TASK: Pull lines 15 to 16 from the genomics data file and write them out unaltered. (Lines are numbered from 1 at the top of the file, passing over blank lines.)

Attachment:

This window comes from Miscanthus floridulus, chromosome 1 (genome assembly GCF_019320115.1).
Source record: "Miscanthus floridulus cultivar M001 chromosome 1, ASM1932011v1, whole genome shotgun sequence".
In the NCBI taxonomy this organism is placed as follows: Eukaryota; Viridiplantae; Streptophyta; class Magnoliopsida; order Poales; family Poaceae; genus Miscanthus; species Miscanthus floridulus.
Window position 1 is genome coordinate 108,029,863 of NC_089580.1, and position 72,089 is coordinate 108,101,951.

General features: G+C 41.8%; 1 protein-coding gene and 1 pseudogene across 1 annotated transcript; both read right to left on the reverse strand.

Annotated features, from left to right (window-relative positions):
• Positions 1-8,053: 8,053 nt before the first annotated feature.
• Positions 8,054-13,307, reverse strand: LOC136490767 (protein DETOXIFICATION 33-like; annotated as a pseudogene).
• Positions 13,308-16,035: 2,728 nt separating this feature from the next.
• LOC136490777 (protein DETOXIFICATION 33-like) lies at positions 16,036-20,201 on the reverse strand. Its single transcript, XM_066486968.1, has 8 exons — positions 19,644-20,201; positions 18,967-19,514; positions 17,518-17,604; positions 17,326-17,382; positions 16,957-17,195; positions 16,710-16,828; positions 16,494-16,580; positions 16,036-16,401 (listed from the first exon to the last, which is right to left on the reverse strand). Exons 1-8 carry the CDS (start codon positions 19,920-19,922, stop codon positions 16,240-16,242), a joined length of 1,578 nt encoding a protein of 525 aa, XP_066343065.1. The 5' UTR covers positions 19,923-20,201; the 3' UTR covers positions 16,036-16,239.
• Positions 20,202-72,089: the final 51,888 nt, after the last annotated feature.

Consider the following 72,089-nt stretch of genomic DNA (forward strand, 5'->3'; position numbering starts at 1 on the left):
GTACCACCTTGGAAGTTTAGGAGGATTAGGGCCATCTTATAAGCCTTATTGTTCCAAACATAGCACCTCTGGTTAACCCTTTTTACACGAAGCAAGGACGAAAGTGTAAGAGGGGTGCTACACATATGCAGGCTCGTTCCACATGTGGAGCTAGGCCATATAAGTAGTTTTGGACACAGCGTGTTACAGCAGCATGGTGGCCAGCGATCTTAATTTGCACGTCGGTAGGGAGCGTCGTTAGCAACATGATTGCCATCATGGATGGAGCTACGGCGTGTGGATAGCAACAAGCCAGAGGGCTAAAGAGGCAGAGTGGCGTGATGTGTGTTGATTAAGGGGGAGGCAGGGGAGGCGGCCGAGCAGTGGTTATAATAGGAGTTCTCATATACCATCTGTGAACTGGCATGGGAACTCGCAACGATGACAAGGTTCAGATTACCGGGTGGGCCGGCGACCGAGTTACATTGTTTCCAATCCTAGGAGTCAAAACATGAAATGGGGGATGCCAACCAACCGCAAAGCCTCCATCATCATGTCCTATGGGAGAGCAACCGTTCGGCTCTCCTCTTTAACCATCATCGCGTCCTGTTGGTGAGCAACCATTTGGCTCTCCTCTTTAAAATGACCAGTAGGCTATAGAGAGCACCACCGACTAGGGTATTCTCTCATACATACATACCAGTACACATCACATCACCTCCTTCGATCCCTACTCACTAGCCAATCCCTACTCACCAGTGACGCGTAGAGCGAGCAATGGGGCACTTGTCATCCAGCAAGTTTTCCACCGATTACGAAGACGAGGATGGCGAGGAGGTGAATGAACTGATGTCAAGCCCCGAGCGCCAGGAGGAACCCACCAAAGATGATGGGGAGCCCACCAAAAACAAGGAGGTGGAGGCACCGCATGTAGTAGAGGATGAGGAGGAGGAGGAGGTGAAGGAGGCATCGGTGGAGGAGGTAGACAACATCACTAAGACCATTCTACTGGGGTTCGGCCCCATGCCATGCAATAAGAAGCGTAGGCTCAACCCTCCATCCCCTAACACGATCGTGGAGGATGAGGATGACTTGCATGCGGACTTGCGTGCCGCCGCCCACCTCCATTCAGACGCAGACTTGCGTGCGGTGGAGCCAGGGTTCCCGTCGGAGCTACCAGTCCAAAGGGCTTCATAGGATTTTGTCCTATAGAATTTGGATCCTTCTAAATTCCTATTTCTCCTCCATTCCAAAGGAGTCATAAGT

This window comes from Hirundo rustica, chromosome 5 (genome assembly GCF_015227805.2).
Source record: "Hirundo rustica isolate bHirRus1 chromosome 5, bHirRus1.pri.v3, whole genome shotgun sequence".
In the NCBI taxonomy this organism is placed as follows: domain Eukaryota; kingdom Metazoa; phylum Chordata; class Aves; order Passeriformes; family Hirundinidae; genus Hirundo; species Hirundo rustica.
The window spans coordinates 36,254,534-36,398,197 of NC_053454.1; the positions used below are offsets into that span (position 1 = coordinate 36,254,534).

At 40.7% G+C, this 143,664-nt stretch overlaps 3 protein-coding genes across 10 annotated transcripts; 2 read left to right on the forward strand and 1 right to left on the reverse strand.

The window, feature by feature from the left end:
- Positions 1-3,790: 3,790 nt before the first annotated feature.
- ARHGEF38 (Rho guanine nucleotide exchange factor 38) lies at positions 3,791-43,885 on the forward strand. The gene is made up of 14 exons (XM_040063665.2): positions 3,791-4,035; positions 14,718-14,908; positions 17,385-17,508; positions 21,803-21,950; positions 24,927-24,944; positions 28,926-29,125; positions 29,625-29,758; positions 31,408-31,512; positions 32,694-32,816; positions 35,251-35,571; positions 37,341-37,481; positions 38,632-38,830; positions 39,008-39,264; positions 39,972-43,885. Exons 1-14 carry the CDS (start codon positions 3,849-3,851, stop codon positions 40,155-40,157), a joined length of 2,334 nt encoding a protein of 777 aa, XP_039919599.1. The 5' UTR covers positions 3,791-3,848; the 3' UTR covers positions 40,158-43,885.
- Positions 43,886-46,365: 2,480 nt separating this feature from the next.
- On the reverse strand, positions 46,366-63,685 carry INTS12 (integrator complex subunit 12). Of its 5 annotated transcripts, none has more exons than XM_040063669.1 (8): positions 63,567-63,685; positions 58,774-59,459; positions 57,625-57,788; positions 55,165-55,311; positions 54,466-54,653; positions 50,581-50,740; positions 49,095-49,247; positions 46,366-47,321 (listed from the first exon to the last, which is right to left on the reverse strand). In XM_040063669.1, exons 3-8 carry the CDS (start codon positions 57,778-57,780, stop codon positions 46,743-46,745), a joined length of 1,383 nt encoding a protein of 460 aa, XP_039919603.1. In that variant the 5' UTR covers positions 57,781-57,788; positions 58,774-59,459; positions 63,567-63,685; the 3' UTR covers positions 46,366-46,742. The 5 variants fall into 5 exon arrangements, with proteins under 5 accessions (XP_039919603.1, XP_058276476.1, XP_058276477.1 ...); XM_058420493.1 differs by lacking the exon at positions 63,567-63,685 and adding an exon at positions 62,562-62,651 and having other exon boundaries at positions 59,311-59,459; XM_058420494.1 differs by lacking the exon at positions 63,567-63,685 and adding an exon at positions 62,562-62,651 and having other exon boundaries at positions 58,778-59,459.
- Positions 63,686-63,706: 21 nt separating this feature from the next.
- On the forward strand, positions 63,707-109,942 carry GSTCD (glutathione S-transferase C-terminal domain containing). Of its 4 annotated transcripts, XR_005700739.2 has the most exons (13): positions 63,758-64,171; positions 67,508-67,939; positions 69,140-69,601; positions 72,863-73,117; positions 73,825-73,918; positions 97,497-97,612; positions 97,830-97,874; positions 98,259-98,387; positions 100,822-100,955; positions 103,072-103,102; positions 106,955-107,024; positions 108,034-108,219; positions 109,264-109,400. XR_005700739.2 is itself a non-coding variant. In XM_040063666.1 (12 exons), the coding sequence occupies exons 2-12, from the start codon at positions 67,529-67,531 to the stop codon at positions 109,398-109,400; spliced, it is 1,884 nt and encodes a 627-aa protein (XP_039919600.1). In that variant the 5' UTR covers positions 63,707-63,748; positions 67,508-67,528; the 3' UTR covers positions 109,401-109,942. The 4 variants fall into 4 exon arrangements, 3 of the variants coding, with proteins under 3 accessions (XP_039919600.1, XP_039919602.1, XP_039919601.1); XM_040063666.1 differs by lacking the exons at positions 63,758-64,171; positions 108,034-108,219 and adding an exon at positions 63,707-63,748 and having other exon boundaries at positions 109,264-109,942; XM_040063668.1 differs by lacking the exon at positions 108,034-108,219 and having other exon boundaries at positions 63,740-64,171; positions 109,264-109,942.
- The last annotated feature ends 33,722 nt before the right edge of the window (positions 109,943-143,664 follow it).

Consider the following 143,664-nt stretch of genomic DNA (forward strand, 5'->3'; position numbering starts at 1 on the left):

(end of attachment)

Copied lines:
Source record: "Hirundo rustica isolate bHirRus1 chromosome 5, bHirRus1.pri.v3, whole genome shotgun sequence".
In the NCBI taxonomy this organism is placed as follows: domain Eukaryota; kingdom Metazoa; phylum Chordata; class Aves; order Passeriformes; family Hirundinidae; genus Hirundo; species Hirundo rustica.